Negative result: if the hepatitis C RNA PCR test is repeatedly negative on at least two occasions, you no longer have hepatitis C virus in your blood and will not infect other people.
HCV GENOTYPE TEST
This tests for the genotype (type or strain) of HCV you have. There are 6 main types of hepatitis C virus. Some genotypes appear to respond better to some treatments for hepatitis C than others.
HCV VIRAL LOAD TEST
Also known as the “quantitative test”. This looks for the amount of HCV circulating in your blood. Lower levels of HCV are associated with a better response to treatment and may make a shorter course of treatment possible, but other factors will also be taken into account.
ALT (ALANINE AMINOTRANSFERASE)
The most common liver function test, which measures the activity level of a particular enzyme or protein, which will leak into your blood in higher numbers if liver cells are damaged. The “normal” range of ALT results may vary from laboratory to laboratory, so check the normal upper range in the pathology test result to compare your result, eg if the normal upper range is 50 and your result is 65, your level is mildly elevated or raised.
This test is only a guide. Sometimes there may be damage occurring to the liver when tests are normal, or abnormal tests may not be related to hepatitis C. Your specialist may recommend an ultrasound of your liver or a liver biopsy to assess the state of your liver more accurately.
A scan of the surface and shape of your liver and the blood flow through your liver. A probe measures soundwaves through your skin to make a picture of your liver. Your skin is not cut or pierced.
FibroScan® is a medical device that uses transient elastography to measure the elasticity or stiffness of the liver - the stiffer the liver, the more severe the hepatic fibrosis (scarring). It does not cut or pierce the skin and is not painful. It is a simple procedure that can be done in about 10-15 minutes in an outpatient setting.
Watch the video about Grenville, who has hep C and visits Assoc Prof Simone Strasser, a hepatitis specialist at the Royal Prince Alfred Hospital, to have his liver health checked with a fibroscan.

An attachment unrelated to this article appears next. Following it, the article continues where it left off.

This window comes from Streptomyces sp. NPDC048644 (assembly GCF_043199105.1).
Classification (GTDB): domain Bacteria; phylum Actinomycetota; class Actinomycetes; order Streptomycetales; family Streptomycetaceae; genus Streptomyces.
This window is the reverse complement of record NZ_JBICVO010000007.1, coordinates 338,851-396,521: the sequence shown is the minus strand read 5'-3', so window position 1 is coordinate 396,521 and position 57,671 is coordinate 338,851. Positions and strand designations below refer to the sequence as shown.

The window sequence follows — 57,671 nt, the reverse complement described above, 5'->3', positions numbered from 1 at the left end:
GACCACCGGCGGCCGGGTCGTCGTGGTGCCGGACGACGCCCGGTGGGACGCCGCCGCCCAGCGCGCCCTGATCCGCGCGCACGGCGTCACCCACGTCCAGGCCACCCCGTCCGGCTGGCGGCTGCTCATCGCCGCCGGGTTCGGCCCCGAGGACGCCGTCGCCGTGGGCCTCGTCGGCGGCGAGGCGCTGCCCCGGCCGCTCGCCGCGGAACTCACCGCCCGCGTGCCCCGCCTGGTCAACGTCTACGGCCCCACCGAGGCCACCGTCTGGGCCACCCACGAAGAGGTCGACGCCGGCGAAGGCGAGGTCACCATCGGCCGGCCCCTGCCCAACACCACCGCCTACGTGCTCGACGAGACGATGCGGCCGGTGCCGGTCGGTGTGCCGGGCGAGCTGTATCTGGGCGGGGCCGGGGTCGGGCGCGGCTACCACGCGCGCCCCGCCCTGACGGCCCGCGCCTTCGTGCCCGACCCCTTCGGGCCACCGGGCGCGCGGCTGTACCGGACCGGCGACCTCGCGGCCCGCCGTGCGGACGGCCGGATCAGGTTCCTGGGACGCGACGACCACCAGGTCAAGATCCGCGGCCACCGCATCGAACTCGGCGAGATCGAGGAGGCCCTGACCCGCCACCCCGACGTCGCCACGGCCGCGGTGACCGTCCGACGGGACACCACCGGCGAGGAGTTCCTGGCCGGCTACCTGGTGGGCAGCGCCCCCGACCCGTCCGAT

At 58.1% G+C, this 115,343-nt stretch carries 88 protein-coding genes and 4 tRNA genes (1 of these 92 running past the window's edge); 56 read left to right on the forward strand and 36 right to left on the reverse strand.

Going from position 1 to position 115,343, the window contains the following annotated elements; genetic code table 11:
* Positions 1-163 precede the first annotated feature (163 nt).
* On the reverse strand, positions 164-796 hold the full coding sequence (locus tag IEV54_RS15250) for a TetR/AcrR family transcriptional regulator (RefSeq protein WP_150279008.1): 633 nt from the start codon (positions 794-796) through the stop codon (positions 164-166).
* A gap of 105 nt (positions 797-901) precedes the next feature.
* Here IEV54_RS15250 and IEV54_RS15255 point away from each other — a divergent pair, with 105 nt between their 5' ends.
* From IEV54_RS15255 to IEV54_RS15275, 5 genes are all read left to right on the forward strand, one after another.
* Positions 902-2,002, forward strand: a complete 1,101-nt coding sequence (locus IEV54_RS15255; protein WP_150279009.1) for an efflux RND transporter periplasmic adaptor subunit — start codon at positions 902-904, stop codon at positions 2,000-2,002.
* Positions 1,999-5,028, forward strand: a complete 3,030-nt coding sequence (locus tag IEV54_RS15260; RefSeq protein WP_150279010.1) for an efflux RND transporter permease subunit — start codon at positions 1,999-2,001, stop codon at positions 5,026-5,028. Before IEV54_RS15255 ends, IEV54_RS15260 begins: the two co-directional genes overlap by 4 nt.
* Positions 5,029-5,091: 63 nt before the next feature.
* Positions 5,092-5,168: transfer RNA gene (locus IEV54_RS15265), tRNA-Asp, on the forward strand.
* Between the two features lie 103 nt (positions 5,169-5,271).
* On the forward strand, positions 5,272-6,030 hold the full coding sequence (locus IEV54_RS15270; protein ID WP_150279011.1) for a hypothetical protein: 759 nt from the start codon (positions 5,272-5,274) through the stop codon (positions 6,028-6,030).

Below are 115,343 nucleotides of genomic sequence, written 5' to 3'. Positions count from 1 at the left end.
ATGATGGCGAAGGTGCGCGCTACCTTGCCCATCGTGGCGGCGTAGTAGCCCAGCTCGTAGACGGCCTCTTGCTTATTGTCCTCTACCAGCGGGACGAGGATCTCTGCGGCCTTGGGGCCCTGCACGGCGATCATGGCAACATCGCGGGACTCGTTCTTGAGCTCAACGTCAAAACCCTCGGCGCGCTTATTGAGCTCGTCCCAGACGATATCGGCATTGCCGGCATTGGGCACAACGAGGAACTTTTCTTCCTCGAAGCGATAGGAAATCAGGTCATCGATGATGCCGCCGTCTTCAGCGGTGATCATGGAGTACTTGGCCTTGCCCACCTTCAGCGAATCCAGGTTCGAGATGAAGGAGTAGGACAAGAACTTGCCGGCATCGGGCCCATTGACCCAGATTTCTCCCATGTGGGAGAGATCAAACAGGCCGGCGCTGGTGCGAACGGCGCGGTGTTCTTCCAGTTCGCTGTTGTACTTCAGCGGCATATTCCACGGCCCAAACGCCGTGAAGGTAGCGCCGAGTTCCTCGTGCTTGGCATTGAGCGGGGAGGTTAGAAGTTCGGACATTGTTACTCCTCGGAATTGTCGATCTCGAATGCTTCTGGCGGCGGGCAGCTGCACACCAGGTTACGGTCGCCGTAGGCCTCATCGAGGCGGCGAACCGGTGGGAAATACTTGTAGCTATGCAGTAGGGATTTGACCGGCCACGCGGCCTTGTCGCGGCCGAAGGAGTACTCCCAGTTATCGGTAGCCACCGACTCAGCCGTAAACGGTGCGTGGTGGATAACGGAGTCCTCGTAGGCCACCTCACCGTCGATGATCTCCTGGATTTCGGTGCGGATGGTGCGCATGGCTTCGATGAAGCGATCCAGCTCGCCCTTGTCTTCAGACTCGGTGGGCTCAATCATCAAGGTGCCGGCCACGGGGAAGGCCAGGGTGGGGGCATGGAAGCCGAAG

A procedure to remove a tiny sample of your liver. This sample is assessed for any scarring (fibrosis) or inflammation in the liver tissue.
Results measure the “grade” of liver damage by the amount of
• portal inflammation (around liver cells and veins and bile ducts)
• lobular inflammation (in the sections or lobules of the liver)
and the “stage” of liver disease by the amount of fibrosis.
Scoring is typically from 0-4, where 4 means more serious liver scarring (cirrhosis).
If you are having a liver biopsy, the procedure should be performed in liaison with your Haemophilia Centre, who will monitor factor replacement. A transjugular liver biopsy may be recommended if you have a bleeding disorder, as there is less chance of bleeding than with biopsies through the abdomen. A wire is guided through the jugular vein in the neck down to the liver and a small sample of liver tissue is taken.
If you would like some help with understanding your test results, speak to your doctor or the nurses where you get your hepatitis care. Your local hepatitis organisation will also be able to help you with more detailed information on hepatitis C tests. Contact information for hepatitis organisations is available at www.hepatitisaustralia.com .
Acknowledgements: Information contained in the material was reviewed by the HFA Hepatitis C Advisory Group and HFA Hepatitis Awareness Week Working Group. Special thanks to Dr Stuart Roberts and Penny McCarthy, The Alfred and Robert Lamberth, Haemophilia Foundation Queensland for their input.
Important note: This fact sheet was developed by Haemophilia Foundation Australia for education and information purposes only and does not replace advice from a treating health professional. Always see your health care provider for assessment and advice about your individual health before taking action or relying on published information.
© Haemophilia Foundation Australia 2008. This fact sheet may be printed or photocopied for educational purposes.